Montana Public Radio

University of Montana

University of Montana's Main Hall.
Josh Burnham / Montana Public Radio

The University of Montana’s COVID-19 numbers are going to be shared each week by the Missoula City-County Health Department. Both confirmed COVID-19 cases and close contacts of COVID-19 cases will be included.

Advocates for Montana inmates say their fears of COVID-19 outbreaks within correctional facilities are coming true. They’re demanding state officials take bigger steps to prevent the novel coronavirus from spreading further.

Signs in hand, organizers stood outside the governor’s residence in Helena on Wednesday afternoon denouncing what they call inaction on behalf of the incarcerated.

University of Montana's oval and Main Hall.
Josh Burnham / Montana Public Radio

As college students returned to class, Montana’s two largest universities are not disclosing COVID-19 cases on campus. Local health departments are taking different approaches when it comes to reporting the numbers. Some faculty say they’d feel safer knowing the details of COVID-19’s movement at their school.

The global pandemic will likely lead to revenue shortfalls at the University of Montana, according to its president, despite the school’s improved recruitment efforts.

UM’s annual start-of-semester State of the University address normally provides the chance to boast about campus achievements and outline a vision for the future. But, like almost everything else in 2020, Thursday’s address was like no other.

As college students move in to dorms on Montana university campuses this week, some are already moved into isolation units, sick with COVID-19.

Classes will begin at Montana State University and the University of Montana next week. Officials from both universities say they won’t be publishing how many students are sick with the COVID-19 illness during the semester.

Griz football game at the University of Montana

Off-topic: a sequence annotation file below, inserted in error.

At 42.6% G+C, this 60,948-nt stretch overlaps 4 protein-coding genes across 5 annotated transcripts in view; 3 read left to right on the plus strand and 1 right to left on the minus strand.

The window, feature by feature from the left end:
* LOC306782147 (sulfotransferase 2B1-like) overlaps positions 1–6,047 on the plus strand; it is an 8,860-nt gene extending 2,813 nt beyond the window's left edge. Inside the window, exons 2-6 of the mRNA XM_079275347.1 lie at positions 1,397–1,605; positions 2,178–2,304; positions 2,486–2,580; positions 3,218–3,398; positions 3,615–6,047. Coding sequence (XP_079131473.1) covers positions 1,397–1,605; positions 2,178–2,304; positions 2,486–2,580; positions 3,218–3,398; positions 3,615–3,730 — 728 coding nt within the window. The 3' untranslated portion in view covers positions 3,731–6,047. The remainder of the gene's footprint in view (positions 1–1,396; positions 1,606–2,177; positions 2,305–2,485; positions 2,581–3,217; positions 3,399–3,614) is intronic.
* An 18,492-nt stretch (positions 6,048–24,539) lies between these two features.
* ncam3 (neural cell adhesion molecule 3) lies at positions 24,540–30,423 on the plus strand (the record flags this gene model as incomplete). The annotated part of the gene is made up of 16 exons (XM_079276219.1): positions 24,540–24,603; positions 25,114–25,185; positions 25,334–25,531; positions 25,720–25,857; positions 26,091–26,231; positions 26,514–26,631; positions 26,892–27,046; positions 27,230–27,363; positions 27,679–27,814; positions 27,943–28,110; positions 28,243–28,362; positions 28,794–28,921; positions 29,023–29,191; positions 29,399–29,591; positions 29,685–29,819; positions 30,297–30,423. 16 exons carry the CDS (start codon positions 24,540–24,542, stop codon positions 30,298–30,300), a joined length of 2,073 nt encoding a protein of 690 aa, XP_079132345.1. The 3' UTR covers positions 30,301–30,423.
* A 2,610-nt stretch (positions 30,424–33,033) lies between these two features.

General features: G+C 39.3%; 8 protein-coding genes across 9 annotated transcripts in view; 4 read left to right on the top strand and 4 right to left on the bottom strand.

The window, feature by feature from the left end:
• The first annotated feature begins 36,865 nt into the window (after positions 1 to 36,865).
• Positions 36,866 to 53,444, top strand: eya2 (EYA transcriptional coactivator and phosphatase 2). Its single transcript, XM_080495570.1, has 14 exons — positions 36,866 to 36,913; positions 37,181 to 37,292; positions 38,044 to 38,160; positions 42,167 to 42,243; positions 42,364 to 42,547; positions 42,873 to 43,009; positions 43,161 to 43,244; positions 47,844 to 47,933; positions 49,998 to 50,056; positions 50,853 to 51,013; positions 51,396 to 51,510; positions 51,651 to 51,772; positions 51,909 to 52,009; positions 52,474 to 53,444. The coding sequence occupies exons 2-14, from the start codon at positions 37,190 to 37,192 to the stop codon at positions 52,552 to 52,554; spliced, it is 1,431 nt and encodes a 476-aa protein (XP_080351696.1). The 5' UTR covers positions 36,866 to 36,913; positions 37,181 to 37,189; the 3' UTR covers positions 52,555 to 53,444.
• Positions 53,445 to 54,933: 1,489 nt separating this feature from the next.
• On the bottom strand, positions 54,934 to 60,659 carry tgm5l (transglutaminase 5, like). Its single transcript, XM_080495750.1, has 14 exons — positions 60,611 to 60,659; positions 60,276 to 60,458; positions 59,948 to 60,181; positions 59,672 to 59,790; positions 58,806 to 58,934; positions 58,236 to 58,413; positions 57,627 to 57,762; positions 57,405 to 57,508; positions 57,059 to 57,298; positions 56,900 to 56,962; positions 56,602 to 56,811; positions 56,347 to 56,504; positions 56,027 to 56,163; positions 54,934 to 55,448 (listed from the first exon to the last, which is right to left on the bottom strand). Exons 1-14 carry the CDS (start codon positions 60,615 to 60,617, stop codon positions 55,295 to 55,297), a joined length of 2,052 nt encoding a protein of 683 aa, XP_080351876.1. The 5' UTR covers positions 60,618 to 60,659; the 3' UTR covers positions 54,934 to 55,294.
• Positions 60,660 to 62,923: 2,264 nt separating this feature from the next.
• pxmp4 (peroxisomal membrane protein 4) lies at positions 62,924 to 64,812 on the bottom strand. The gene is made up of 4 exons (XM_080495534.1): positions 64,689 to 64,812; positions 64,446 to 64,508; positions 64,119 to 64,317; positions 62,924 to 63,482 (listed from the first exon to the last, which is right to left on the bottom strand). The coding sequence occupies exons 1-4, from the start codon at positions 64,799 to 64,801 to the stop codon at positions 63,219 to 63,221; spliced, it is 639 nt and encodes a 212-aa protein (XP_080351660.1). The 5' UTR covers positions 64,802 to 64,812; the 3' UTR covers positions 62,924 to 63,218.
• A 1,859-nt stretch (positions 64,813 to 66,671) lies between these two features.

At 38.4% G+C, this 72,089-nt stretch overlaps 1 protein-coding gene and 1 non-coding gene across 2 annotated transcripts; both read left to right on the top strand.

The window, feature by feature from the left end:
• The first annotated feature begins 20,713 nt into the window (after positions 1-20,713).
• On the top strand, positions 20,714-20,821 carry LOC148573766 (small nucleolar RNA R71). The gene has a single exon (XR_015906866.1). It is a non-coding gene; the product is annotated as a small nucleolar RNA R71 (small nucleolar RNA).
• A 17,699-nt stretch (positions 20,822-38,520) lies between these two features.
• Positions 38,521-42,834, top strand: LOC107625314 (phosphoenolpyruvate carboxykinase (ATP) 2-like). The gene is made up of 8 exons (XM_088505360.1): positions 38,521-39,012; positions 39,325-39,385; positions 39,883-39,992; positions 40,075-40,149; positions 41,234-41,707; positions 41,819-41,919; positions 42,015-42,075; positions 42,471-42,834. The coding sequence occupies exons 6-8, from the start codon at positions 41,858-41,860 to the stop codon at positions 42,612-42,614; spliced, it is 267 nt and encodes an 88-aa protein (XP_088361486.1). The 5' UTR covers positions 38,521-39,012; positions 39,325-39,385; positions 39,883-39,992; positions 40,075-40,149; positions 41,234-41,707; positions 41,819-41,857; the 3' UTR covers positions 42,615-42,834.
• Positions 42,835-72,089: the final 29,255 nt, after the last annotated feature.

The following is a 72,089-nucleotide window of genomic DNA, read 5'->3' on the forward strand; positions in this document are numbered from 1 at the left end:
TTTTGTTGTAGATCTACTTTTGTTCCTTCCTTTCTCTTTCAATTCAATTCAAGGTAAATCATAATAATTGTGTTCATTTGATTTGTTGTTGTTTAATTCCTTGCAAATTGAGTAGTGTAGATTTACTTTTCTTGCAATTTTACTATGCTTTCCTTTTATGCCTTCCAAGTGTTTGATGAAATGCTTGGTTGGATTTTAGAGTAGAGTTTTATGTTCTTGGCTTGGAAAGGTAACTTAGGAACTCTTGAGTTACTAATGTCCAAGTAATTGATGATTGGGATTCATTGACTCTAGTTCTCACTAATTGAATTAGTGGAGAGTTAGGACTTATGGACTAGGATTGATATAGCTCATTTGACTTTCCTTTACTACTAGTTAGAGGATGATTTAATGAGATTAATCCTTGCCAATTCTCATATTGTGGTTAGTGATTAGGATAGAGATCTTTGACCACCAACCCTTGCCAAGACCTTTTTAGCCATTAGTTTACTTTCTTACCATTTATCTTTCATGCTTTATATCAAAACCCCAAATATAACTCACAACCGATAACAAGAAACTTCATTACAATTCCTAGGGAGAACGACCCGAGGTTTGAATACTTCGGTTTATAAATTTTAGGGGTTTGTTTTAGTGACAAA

flickr user MuddyRavine (CC-BY-NC-ND-2)

The Big Sky Conference has postponed its football season to spring 2021 because of the coronavirus pandemic. The conference includes Montana State University and the University of Montana.

Smoke from the Rice Ridge Fire hangs over Seeley Lake, MT, August 2017.
Inciweb

As the number of coronavirus cases in Montana rise, public health officials and researchers say smoke from the upcoming wildfire season could make people more susceptible to catching the virus, and make patient outcomes much more deadly.

Could a Japanese-style elder care insurance program work in Montana?

Jul 10, 2020

Last week in Graying Pains, the Missoulian’s David Erickson examined the introduction and implementation of Kaigo Hoken, or care insurance, in Japan, the world’s demographically oldest country. This week’s conclusion of that story explores how a similar policy might translate to Montana, the oldest state in the American West.

A full 13% of Montanans are in their 60s, and the “baby boomer” generation is nearing or entering retirement age. Care for the elderly will become an increasingly pressing issue in Montana as larger and larger numbers of voters enter the older brackets of the state’s demographics.

 


This story is part of our series that looks at lasting ways Montana is adapting during the pandemic. It’s funded in part by the Solutions Journalism Network.

Criminal justice system reformers for years have sought to reduce county jail and state prison populations in Montana. The COVID-19 pandemic has sped up the process, mostly at county detention facilities across the state.

UM geographer and social scientist Sarah Halvorson during her fall 2019 run of Bhutan's Snowman Trek.
Courtesy of Sarah Halvorson

University of Montana geographer and social scientist Sarah Halvorson studies the mountainous region across the Pacific Ocean known as High Asia.

“High Asia just offers just an incredible foray into amazing mountain geography and mountain building processes, but also the opportunity to interact and learn from really unique communities that have been living in that landscape for thousands of years,” Halvorson said.

Last fall, Halvorson joined three other Missoula women on a 21-day expedition in the Himalayas known as the Snowman Trek. It takes hearty travelers across 14 high-mountain passes, all over 14,000 feet in elevation.

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